Table 1

Common aetiologies with their clinical features, investigations and specific therapies

Cause of bronchiectasisClinical featuresInvestigationsSpecific treatment
NTM Pulmonary diseaseElderly females, middle lobe nodular bronchiectatic or cavitary disease
Weight loss
Sputum culture
HRCT appearances may be suggestive
Combination antibiotic treatment for at least 12 months after sputum culture conversion
ABPAWheezing, mucus production, steroid responsiveness. Central bronchiectasis
Staphylococcus aureus infection
Total and specific IgE, eosinophil counts
HRCT appearances may be suggestive
Oral corticosteroids
Antifungal medication
Primary immunodeficiencyRecurrent infections, extrapulmonary infectionsSerum immunoglobulins and functional antibodies, e.g. to pneumococcusImmunoglobulin replacement
Prophylactic antibiotics, e.g. macrolides
Secondary immunodeficiencyRecurrent infections, extrapulmonary infections, symptoms of the underlying disorder (e.g. haematological malignancy)Serum immunoglobulins, more detailed immunological investigationsDiscontinue immunosuppressive medications
Treat underlying disorder
Immunoglobulin replacement
Prophylactic antibiotics, e.g. macrolides
Connective tissue diseaseProgressive disease with frequent exacerbationsClinical history supported by autoantibody measurementsAirway clearance and early introduction of anti-inflammatory treatment with macrolides if frequent exacerbations
Inflammatory bowel diseaseSterile bronchorrhoeaClinical historyInhaled corticosteroids
Alpha-1 antitrypsin deficiencyBasal emphysema
Airflow obstruction
Alpha-1 antitrypsin serum level and phenotypingSmoking cessation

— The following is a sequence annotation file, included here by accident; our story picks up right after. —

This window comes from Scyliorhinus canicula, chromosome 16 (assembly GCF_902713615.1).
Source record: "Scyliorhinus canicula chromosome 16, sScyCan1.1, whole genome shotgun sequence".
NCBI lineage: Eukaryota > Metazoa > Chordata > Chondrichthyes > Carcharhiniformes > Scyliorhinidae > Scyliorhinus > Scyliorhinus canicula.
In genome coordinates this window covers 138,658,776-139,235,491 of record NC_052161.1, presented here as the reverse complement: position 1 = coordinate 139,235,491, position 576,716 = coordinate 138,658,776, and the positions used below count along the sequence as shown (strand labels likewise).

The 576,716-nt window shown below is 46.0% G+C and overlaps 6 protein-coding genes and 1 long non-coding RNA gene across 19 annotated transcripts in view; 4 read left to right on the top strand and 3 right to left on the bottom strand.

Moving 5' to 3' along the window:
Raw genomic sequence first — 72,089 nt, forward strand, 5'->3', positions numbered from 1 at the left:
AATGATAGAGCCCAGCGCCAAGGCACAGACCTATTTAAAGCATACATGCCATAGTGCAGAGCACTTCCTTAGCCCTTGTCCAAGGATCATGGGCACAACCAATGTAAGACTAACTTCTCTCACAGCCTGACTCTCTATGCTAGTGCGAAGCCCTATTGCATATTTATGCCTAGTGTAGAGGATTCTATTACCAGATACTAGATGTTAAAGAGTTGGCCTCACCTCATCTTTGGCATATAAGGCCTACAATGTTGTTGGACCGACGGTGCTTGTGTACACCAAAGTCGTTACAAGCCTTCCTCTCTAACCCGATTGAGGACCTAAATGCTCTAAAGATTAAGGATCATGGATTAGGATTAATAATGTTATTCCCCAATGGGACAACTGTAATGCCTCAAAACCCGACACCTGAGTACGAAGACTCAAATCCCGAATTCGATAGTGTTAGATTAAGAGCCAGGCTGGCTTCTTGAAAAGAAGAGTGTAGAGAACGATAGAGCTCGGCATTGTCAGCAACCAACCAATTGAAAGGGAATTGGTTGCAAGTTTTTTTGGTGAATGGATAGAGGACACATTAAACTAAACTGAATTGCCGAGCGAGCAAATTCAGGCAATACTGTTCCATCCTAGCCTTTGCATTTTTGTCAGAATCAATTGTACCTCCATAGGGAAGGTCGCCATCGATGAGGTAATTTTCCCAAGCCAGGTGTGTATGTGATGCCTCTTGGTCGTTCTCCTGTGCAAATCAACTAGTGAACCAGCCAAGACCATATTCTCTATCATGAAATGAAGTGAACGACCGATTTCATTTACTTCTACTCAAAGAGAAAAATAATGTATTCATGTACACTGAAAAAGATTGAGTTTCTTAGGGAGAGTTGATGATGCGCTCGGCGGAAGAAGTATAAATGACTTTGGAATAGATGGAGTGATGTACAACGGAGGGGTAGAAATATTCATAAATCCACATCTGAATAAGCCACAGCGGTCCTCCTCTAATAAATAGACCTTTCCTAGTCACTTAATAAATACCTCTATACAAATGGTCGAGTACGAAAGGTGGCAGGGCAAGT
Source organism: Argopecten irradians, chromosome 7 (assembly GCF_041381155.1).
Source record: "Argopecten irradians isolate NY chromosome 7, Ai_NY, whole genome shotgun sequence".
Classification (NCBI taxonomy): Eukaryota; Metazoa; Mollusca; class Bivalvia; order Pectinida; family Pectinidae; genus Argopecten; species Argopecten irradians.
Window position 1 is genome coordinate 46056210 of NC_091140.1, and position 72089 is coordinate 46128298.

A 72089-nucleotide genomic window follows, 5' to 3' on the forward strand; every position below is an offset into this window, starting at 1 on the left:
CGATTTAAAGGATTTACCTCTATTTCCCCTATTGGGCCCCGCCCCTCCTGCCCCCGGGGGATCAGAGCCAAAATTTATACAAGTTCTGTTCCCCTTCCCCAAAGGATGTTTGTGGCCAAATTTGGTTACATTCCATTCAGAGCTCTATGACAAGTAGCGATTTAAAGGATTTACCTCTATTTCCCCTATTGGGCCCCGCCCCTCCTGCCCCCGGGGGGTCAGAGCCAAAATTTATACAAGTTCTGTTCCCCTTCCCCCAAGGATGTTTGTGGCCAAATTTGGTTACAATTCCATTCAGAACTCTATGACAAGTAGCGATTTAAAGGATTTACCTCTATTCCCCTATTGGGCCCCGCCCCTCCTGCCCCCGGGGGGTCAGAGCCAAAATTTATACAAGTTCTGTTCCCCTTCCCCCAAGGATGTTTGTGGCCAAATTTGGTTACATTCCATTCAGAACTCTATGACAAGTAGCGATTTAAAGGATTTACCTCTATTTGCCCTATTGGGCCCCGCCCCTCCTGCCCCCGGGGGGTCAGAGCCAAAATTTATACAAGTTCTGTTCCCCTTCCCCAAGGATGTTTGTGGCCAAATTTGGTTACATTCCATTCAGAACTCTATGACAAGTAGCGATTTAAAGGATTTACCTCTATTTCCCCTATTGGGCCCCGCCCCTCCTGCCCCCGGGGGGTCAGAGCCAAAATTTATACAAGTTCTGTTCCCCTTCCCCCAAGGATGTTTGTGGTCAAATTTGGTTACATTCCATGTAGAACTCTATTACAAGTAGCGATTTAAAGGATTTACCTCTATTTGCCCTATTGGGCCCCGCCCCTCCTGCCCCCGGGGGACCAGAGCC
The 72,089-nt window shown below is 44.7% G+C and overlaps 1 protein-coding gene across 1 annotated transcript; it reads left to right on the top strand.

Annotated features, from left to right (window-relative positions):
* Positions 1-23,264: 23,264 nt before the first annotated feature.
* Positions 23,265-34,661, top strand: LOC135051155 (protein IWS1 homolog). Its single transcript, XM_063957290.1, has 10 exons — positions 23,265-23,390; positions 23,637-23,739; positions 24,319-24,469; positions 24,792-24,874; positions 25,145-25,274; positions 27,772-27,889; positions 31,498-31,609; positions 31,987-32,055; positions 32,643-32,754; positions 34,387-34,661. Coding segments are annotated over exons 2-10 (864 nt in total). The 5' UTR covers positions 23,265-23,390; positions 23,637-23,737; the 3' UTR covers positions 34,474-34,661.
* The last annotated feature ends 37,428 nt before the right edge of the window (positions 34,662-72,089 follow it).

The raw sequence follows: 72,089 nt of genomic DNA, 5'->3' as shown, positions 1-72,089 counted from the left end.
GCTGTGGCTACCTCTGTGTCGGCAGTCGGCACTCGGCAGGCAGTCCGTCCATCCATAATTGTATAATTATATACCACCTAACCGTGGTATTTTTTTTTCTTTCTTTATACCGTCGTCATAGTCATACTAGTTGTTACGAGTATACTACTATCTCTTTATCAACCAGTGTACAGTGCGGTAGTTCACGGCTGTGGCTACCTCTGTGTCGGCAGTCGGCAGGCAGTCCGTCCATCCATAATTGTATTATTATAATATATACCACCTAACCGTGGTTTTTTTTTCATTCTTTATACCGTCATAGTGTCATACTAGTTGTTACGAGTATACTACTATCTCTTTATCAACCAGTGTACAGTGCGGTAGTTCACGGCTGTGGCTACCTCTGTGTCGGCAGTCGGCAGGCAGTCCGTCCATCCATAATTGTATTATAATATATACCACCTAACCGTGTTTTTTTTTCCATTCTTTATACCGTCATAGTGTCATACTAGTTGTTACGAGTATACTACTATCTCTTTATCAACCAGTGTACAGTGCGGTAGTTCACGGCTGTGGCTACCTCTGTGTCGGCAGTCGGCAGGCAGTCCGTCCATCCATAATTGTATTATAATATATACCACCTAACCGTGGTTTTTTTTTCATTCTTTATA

Treat airflow obstruction with bronchodilators
Supplementation in some countries
PCDChildhood respiratory distress or respiratory symptoms
Upper airway symptoms
Middle ear infections
Cardiac involvement/dextrocardia
Early infection with Pseudomonas aeruginosa
Nasal NO
High-speed video microscopy
Electron microscopy
Airway clearance
Genetic counselling
Assessment of fertility and cardiac involvement
Monitoring and early treatment of P. aeruginosa
Cystic fibrosisChildhood respiratory symptoms
Extrapulmonary features
Upper airway symptoms
Infection with P. aeruginosa or S. aureus
Sweat test
Airway clearance
Multidisciplinary assessment and management within specialist centres
Specific therapies not indicated in bronchiectasis, e.g. DNAse
CFTR modulators
ObstructiveSingle lobe involvementBronchoscopyRemoval of obstructive lesion if possible
Congenital, e.g. tracheobronchomegaly, Williams-­Campbell syndromeTypical radiological appearances
Family history
HRCT appearances may be suggestiveNone
Yellow nail syndromeYellow discolouration of fingernails and toenails
Pleural effusions
Clinical featuresTreatment of complications, e.g. drainage of pleural effusions

NTM: nontuberculous mycobacteria; HRCT: high-resolution computed tomography; NO: nitric oxide; CFTR: cystic fibrosis transmembrane conductance regulator.